Make it fun
It’s hardly ever that serious, so don’t forget to make things fun for your readers and yourself. There are many ways to make fundraising fun, as many of our partner publishers have taught us. One of our favorites is teaming up with local businesses like Tone Madison did last November. We love this example because it truly works for everyone: the outlet raises revenue and increases brand awareness, the business gets a big night’s worth of new customers, and readers get an opportunity to meet other locals who care about their community news outlet.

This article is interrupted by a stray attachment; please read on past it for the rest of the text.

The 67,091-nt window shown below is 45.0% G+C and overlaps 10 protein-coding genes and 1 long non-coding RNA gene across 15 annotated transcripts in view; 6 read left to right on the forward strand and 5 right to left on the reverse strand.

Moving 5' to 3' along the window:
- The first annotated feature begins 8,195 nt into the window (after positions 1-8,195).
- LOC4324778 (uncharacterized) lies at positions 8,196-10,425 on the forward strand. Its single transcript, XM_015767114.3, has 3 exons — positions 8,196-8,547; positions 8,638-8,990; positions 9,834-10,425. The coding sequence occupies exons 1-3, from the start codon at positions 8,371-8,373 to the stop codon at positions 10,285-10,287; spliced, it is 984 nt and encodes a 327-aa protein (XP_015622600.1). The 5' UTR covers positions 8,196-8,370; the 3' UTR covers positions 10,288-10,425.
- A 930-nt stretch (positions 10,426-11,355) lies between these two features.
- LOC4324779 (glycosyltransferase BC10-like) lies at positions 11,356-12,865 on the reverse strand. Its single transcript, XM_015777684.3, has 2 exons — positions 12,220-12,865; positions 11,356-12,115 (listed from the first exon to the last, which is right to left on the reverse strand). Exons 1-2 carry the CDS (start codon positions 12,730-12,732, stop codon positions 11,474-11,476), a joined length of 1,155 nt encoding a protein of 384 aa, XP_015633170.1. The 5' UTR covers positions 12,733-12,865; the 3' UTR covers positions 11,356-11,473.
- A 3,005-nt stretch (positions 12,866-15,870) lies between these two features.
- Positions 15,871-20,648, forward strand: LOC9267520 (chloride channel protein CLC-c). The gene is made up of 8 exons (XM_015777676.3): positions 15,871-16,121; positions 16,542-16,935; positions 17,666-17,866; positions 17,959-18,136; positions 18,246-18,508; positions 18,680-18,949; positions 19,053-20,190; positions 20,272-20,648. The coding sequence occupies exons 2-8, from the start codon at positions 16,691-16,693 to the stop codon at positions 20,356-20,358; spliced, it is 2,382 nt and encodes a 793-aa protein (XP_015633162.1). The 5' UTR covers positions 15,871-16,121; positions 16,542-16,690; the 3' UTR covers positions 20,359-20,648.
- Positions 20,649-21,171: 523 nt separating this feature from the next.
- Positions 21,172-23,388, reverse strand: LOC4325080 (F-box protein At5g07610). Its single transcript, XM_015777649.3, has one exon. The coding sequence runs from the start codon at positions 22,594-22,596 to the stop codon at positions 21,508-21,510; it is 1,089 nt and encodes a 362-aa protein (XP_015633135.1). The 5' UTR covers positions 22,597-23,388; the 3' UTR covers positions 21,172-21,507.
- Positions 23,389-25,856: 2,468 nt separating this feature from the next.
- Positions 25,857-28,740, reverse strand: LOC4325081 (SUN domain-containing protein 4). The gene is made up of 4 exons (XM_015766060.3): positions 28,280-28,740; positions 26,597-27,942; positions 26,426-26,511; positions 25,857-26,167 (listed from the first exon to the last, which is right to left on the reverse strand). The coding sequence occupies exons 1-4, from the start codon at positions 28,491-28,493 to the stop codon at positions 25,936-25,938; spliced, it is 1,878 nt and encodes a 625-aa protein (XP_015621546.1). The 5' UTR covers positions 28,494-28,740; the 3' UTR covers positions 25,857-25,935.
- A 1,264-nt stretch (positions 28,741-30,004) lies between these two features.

Reader revenue is a big part of the independent media movement. Raising money directly from your readers lets them be a part of what you’re building, ultimately helping keep local news in local hands.
If you’re thinking of launching a reader revenue campaign but are unsure of where to start, get in touch! The Indiegraf team can help you build the right strategy, craft the perfect messages and even set up a beautiful and easy-to-use support page (like this one). Don’t be shy, reach out now!